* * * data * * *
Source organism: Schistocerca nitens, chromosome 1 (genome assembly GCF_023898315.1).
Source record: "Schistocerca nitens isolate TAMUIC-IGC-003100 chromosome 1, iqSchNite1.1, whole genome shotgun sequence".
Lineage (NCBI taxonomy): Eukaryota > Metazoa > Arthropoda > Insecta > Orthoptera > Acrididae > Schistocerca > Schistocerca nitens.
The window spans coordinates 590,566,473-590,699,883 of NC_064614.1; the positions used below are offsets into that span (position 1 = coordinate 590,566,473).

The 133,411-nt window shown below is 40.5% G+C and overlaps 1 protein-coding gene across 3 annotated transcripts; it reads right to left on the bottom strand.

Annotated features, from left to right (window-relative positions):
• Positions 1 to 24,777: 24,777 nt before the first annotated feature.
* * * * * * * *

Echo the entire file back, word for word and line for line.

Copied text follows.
Source organism: Schistocerca nitens, chromosome 1 (genome assembly GCF_023898315.1).
Source record: "Schistocerca nitens isolate TAMUIC-IGC-003100 chromosome 1, iqSchNite1.1, whole genome shotgun sequence".
Lineage (NCBI taxonomy): Eukaryota > Metazoa > Arthropoda > Insecta > Orthoptera > Acrididae > Schistocerca > Schistocerca nitens.
The window spans coordinates 590,566,473-590,699,883 of NC_064614.1; the positions used below are offsets into that span (position 1 = coordinate 590,566,473).

The 133,411-nt window shown below is 40.5% G+C and overlaps 1 protein-coding gene across 3 annotated transcripts; it reads right to left on the bottom strand.

Annotated features, from left to right (window-relative positions):
• Positions 1 to 24,777: 24,777 nt before the first annotated feature.